10 Reasons Why My Succulent Leaves Are Shriveling?
The most common reason for succulent leaves shriveling is underwatering. It is not an attractive look. But it is important to understand that a few shriveled lower leaves on succulents are not a cause for concern.
When you see that your succulent has wrinkly-looking leaves, it is probably a sign that it wants a drink. A good soak will probably remedy the problem. Then wait until the lower leaves wither before soaking it again.
This article answers ten of the most frequently asked questions about care and watering and dealing with shriveled leaves in succulents. Read on to learn more.
Dealing And Caring With Shriveled Succulent Leaves
1. How Should You Water Succulents To Prevent Shriveling Leaves?
Soak and dry watering is always best for succulents and most plants.
If you want to avoid having your succulents’ leaves shrivel between waterings, keep a close eye on the soil.
When it is completely dry, but before your plants’ leaves begin to protest, provide a deep watering.
2. Is It Better To Water Succulents From The Top Or The Bottom?
Ideally, you should pour water through your plants’ potting mix until it flows freely through the drainage holes in the bottom of the pot.
You want to completely soak the soil mix and then dry it quickly and efficiently.
3. How Long Will It Take Shriveled Leaves To Rehydrate?
It can take a couple of days following a deep watering for the plants’ leaves to plump up again.
4. What If My Plants’ Leaves Feel Flat And Floppy?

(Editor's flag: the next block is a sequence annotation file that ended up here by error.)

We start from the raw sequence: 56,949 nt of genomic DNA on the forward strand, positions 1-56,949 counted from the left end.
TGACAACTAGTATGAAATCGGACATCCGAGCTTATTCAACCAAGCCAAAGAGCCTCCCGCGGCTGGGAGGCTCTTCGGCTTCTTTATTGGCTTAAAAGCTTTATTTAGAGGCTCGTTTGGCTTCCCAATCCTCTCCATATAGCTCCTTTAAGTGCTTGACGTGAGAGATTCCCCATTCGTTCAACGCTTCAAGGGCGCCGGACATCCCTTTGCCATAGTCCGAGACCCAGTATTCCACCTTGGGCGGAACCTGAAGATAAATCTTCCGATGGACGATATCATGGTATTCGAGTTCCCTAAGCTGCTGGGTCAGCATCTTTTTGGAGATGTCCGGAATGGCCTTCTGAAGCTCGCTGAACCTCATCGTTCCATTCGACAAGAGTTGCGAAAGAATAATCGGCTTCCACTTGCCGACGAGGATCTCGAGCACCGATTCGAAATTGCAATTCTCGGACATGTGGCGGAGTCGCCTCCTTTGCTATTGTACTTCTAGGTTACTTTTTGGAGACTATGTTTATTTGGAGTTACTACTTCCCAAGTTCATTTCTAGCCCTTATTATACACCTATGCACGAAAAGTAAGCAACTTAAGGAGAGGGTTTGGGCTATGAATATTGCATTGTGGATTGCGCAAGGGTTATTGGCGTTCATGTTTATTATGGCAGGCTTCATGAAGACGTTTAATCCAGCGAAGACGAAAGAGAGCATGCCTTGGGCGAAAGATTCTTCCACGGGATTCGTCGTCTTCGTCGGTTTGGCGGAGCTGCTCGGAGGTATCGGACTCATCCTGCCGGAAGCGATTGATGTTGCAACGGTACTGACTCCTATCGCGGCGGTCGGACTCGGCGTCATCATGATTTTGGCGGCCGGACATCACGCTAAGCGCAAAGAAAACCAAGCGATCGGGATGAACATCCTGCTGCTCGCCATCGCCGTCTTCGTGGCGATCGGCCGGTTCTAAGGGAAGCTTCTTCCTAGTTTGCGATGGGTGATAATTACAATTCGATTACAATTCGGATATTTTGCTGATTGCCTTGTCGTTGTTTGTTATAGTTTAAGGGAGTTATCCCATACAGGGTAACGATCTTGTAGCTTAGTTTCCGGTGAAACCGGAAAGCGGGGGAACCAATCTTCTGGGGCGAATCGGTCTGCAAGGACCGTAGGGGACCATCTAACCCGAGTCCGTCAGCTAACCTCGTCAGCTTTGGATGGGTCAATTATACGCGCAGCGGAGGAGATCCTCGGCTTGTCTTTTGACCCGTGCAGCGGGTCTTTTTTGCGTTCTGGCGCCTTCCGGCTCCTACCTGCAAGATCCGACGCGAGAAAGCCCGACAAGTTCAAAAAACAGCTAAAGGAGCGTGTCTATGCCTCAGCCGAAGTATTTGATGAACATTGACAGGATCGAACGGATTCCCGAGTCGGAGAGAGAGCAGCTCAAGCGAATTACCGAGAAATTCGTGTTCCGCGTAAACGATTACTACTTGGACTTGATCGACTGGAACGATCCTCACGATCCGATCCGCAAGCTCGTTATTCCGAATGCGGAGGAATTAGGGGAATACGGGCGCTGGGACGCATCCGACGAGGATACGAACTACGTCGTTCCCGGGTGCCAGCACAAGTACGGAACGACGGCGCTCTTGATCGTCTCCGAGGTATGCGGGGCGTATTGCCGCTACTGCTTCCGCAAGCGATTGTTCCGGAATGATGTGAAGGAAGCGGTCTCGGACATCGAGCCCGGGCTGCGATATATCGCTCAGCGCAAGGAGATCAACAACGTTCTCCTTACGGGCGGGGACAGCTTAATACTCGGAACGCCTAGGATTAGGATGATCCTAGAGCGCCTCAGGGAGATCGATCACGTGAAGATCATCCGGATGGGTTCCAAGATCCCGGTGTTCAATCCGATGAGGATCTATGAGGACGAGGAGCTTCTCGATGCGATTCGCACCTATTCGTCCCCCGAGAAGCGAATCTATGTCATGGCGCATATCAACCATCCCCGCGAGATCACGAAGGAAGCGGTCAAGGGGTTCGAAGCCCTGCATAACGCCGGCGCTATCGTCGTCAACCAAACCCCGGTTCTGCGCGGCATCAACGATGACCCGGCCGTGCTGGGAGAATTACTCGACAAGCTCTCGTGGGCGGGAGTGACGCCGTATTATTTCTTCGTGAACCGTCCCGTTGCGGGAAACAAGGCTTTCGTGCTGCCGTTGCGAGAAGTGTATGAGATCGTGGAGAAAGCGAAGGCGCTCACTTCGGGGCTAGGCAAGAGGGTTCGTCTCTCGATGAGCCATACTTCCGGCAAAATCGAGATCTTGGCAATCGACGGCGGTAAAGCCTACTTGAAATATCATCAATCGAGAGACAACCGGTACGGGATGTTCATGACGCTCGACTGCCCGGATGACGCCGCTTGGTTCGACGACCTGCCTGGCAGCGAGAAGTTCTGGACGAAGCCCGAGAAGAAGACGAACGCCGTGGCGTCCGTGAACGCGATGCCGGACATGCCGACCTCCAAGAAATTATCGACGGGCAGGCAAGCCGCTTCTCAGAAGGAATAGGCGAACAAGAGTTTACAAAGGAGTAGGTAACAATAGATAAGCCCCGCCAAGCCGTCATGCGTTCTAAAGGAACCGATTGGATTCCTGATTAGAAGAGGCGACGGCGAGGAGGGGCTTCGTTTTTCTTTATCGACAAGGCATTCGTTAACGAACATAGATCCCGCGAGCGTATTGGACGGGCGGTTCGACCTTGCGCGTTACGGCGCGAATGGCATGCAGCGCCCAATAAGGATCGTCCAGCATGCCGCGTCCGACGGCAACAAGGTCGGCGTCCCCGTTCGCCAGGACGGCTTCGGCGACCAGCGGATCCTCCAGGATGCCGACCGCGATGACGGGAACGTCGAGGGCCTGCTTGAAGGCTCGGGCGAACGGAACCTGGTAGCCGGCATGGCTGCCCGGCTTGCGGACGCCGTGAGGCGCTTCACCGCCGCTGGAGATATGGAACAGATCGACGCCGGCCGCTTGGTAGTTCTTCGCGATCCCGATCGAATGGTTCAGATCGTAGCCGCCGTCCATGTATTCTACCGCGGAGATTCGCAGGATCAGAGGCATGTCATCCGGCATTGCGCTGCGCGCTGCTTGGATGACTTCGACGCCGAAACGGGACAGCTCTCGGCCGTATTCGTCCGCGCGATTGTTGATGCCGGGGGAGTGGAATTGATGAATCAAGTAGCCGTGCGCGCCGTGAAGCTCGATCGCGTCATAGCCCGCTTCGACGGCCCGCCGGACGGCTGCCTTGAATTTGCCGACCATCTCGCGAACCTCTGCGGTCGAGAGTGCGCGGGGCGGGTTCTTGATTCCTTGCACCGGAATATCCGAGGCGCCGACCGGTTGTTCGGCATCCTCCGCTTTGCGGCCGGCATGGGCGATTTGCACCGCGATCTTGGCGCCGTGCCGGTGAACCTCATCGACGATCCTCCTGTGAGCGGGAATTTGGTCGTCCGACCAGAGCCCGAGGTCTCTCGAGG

This is also a sign of thirst.
Try providing a deep watering. You should see signs of recovery in a day or two.
Sometimes, if a succulent has been in the same soil for a very long time, it will not recover with just watering.
You may need to repot it into an entirely new cactus mix.
When you remove the plant from its old soil, rinse the roots and place the bare root plant in a container of lukewarm water for half an hour to give it a good drink before placing it in new soil.
5. What If My Plants’ Leaves Are Soft And Mushy?
Squishy succulent leaves are a sign of overwatering. An overwatered succulent may drop a lot of leaves. The leaves may even appear translucent.
A plant that has gotten to this condition should be removed from its soggy soil and allowed to dry out for a few days.
Then, remove the damaged leaves and trim off any rotted roots before repotting into the fresh, dry cactus mix.
6. How Can You Tell If A Potted Plant’s Soil Is Completely Dry?
Succulents should be planted in a sharply draining soil mix that does not retain a lot of moisture, so simply waiting a week to 10 days after watering should result in dry soil.
If you are unsure if the soil is completely dry, try lifting the container.
The soil is probably dry if it feels lighter than you would expect. You could also use a hygrometer to test the soil’s moisture level.
7. Should You Get Succulents’ Leaves Wet?
When you water, use a watering can and keep the spout very close to the soil’s surface.
Avoid getting the plants’ leaves wet because excess moisture can cause problems with leaf rot.
8. Is It A Good Idea To Mist Succulents?
When starting new plants from seed or cuttings, misting is a good way to provide the moisture needed to set new roots.
However, mature plants should not be misted because leaf moisture can lead to fungal problems.
9. Is It A Good Idea To Water Succulents With Ice Cubes?
It is not a good idea to water any plant with ice cubes. The cold temperature is damaging to plant roots of all sorts.
Instead, you should use room temperature or slightly warmer water.
10. How Do You Deep Water Succulents In The Landscape?
If you have succulents in your rock garden or other areas in your landscape, you can deep water by running a garden hose or soaker hose slowly for half an hour or more to deeply drench the soil.
If you live in a desert setting, you may need to do this once or twice a week during the growing season.
However, if you live in an area with a reasonable amount of rain, you may never have to water your succulents once they are well established or worry about succulent leaves shriveling.
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